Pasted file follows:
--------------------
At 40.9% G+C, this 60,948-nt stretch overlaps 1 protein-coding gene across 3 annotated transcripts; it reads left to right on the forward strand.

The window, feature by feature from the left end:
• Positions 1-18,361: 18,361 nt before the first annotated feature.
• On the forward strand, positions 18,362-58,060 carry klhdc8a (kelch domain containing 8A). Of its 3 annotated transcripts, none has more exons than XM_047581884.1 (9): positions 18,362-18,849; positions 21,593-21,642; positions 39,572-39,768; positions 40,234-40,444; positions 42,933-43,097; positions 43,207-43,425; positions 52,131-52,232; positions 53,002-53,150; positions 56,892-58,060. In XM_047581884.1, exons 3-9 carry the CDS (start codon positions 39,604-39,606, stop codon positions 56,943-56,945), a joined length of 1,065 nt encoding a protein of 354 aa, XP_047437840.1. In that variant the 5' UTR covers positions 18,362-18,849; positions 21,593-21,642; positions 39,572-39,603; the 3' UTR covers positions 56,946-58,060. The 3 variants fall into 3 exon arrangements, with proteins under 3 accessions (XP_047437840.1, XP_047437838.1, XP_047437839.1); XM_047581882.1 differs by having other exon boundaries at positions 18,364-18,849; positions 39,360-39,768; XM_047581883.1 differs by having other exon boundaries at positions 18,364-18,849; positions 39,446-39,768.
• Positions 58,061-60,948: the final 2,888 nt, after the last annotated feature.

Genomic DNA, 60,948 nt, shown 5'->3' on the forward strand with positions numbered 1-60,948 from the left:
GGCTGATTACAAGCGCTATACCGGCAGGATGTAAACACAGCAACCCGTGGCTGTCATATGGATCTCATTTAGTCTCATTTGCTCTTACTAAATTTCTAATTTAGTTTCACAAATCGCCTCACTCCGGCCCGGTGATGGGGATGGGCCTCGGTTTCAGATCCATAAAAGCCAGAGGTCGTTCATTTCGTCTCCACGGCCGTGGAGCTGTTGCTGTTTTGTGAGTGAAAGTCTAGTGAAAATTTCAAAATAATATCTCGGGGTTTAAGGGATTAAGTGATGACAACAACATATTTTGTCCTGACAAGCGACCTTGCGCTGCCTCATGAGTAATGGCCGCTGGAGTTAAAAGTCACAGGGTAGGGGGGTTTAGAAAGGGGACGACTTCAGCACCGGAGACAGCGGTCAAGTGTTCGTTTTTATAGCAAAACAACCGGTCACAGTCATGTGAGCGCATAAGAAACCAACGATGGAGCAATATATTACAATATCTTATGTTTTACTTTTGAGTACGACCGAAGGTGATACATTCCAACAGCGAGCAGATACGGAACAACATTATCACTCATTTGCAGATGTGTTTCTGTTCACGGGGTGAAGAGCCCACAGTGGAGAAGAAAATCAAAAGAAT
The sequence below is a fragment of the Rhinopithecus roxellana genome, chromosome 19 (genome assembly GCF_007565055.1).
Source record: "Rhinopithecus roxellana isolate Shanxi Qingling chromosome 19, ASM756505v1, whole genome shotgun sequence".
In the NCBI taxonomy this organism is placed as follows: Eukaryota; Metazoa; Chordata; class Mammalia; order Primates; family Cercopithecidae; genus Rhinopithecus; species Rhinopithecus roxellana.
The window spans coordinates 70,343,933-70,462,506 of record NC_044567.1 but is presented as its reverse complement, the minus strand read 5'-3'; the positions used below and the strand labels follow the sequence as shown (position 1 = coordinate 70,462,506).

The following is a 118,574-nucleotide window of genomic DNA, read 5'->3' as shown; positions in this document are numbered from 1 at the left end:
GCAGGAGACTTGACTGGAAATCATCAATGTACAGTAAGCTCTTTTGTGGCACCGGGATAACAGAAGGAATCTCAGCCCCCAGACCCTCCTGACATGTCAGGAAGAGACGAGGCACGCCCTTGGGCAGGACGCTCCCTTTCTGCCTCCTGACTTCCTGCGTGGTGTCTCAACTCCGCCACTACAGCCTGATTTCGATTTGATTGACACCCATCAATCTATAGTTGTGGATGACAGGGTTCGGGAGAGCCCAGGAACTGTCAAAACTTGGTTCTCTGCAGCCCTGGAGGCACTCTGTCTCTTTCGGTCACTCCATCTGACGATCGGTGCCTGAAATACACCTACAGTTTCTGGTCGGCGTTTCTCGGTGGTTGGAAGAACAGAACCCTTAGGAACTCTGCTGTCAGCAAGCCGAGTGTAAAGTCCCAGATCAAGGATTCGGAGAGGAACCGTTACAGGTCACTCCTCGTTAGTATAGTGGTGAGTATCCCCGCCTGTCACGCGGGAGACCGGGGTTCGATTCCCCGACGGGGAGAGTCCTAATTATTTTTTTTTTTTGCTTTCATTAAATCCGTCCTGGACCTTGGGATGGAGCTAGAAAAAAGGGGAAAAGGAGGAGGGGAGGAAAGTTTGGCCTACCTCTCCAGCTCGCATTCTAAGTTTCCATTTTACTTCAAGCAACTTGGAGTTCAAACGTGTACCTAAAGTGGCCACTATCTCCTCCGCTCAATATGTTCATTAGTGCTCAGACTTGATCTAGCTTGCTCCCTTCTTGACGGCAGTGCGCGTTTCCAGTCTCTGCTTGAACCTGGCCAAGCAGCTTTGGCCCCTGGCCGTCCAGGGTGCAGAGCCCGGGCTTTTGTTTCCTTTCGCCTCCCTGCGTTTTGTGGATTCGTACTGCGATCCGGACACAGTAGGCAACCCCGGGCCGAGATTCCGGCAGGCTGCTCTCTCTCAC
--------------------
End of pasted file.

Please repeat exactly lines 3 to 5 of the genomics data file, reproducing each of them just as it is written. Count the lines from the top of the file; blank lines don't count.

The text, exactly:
• Positions 1-18,361: 18,361 nt before the first annotated feature.
• On the forward strand, positions 18,362-58,060 carry klhdc8a (kelch domain containing 8A). Of its 3 annotated transcripts, none has more exons than XM_047581884.1 (9): positions 18,362-18,849; positions 21,593-21,642; positions 39,572-39,768; positions 40,234-40,444; positions 42,933-43,097; positions 43,207-43,425; positions 52,131-52,232; positions 53,002-53,150; positions 56,892-58,060. In XM_047581884.1, exons 3-9 carry the CDS (start codon positions 39,604-39,606, stop codon positions 56,943-56,945), a joined length of 1,065 nt encoding a protein of 354 aa, XP_047437840.1. In that variant the 5' UTR covers positions 18,362-18,849; positions 21,593-21,642; positions 39,572-39,603; the 3' UTR covers positions 56,946-58,060. The 3 variants fall into 3 exon arrangements, with proteins under 3 accessions (XP_047437840.1, XP_047437838.1, XP_047437839.1); XM_047581882.1 differs by having other exon boundaries at positions 18,364-18,849; positions 39,360-39,768; XM_047581883.1 differs by having other exon boundaries at positions 18,364-18,849; positions 39,446-39,768.
• Positions 58,061-60,948: the final 2,888 nt, after the last annotated feature.